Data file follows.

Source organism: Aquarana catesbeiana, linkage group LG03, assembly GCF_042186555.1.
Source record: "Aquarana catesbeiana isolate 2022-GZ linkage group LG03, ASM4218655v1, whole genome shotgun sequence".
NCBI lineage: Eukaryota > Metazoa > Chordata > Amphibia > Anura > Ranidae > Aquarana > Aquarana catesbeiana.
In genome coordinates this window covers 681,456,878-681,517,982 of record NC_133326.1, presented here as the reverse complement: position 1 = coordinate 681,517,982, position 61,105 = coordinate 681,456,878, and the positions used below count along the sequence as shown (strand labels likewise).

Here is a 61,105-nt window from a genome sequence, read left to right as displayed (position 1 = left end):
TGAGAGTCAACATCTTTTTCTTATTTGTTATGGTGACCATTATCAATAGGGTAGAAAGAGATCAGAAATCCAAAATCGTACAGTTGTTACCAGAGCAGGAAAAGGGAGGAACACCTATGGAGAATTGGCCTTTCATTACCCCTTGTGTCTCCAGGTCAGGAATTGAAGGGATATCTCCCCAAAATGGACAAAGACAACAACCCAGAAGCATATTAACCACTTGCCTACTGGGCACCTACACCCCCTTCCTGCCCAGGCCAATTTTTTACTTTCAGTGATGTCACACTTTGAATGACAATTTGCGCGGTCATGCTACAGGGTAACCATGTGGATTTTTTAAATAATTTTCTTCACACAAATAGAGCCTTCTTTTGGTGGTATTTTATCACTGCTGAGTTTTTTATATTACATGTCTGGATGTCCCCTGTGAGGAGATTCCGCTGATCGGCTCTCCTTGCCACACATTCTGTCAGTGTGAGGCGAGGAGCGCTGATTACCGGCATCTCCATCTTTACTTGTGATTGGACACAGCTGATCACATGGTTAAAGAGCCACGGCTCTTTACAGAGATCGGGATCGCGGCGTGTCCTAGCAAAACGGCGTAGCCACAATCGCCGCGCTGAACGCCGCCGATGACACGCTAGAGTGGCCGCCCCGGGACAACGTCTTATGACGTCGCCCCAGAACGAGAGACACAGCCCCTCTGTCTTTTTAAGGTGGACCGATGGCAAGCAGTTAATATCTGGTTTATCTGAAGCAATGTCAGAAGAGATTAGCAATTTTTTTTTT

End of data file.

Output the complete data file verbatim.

Source organism: Aquarana catesbeiana, linkage group LG03, assembly GCF_042186555.1.
Source record: "Aquarana catesbeiana isolate 2022-GZ linkage group LG03, ASM4218655v1, whole genome shotgun sequence".
NCBI lineage: Eukaryota > Metazoa > Chordata > Amphibia > Anura > Ranidae > Aquarana > Aquarana catesbeiana.
In genome coordinates this window covers 681,456,878-681,517,982 of record NC_133326.1, presented here as the reverse complement: position 1 = coordinate 681,517,982, position 61,105 = coordinate 681,456,878, and the positions used below count along the sequence as shown (strand labels likewise).

Here is a 61,105-nt window from a genome sequence, read left to right as displayed (position 1 = left end):
TGAGAGTCAACATCTTTTTCTTATTTGTTATGGTGACCATTATCAATAGGGTAGAAAGAGATCAGAAATCCAAAATCGTACAGTTGTTACCAGAGCAGGAAAAGGGAGGAACACCTATGGAGAATTGGCCTTTCATTACCCCTTGTGTCTCCAGGTCAGGAATTGAAGGGATATCTCCCCAAAATGGACAAAGACAACAACCCAGAAGCATATTAACCACTTGCCTACTGGGCACCTACACCCCCTTCCTGCCCAGGCCAATTTTTTACTTTCAGTGATGTCACACTTTGAATGACAATTTGCGCGGTCATGCTACAGGGTAACCATGTGGATTTTTTAAATAATTTTCTTCACACAAATAGAGCCTTCTTTTGGTGGTATTTTATCACTGCTGAGTTTTTTATATTACATGTCTGGATGTCCCCTGTGAGGAGATTCCGCTGATCGGCTCTCCTTGCCACACATTCTGTCAGTGTGAGGCGAGGAGCGCTGATTACCGGCATCTCCATCTTTACTTGTGATTGGACACAGCTGATCACATGGTTAAAGAGCCACGGCTCTTTACAGAGATCGGGATCGCGGCGTGTCCTAGCAAAACGGCGTAGCCACAATCGCCGCGCTGAACGCCGCCGATGACACGCTAGAGTGGCCGCCCCGGGACAACGTCTTATGACGTCGCCCCAGAACGAGAGACACAGCCCCTCTGTCTTTTTAAGGTGGACCGATGGCAAGCAGTTAATATCTGGTTTATCTGAAGCAATGTCAGAAGAGATTAGCAATTTTTTTTTT